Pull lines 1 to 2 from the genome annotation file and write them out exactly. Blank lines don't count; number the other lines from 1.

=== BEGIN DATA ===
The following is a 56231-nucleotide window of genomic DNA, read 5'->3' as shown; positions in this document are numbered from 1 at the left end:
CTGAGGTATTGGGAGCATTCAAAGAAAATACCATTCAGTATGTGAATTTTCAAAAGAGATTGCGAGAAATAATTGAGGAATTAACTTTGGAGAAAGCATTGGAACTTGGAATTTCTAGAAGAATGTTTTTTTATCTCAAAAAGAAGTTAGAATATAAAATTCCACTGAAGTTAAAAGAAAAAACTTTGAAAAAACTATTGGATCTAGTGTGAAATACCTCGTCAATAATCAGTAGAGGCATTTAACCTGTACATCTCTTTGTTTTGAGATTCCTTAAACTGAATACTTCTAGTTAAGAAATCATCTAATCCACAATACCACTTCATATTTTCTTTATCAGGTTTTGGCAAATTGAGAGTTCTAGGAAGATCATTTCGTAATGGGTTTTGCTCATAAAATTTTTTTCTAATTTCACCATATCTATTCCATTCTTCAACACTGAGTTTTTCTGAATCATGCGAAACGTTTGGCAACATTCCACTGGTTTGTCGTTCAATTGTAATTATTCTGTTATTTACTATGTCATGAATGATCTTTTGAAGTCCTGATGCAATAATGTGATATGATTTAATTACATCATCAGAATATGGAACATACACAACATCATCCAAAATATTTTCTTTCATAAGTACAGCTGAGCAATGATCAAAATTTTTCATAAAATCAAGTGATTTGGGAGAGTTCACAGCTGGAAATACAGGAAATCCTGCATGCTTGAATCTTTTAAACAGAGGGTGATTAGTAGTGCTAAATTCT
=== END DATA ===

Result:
The following is a 56231-nucleotide window of genomic DNA, read 5'->3' as shown; positions in this document are numbered from 1 at the left end:
CTGAGGTATTGGGAGCATTCAAAGAAAATACCATTCAGTATGTGAATTTTCAAAAGAGATTGCGAGAAATAATTGAGGAATTAACTTTGGAGAAAGCATTGGAACTTGGAATTTCTAGAAGAATGTTTTTTTATCTCAAAAAGAAGTTAGAATATAAAATTCCACTGAAGTTAAAAGAAAAAACTTTGAAAAAACTATTGGATCTAGTGTGAAATACCTCGTCAATAATCAGTAGAGGCATTTAACCTGTACATCTCTTTGTTTTGAGATTCCTTAAACTGAATACTTCTAGTTAAGAAATCATCTAATCCACAATACCACTTCATATTTTCTTTATCAGGTTTTGGCAAATTGAGAGTTCTAGGAAGATCATTTCGTAATGGGTTTTGCTCATAAAATTTTTTTCTAATTTCACCATATCTATTCCATTCTTCAACACTGAGTTTTTCTGAATCATGCGAAACGTTTGGCAACATTCCACTGGTTTGTCGTTCAATTGTAATTATTCTGTTATTTACTATGTCATGAATGATCTTTTGAAGTCCTGATGCAATAATGTGATATGATTTAATTACATCATCAGAATATGGAACATACACAACATCATCCAAAATATTTTCTTTCATAAGTACAGCTGAGCAATGATCAAAATTTTTCATAAAATCAAGTGATTTGGGAGAGTTCACAGCTGGAAATACAGGAAATCCTGCATGCTTGAATCTTTTAAACAGAGGGTGATTAGTAGTGCTAAATTCT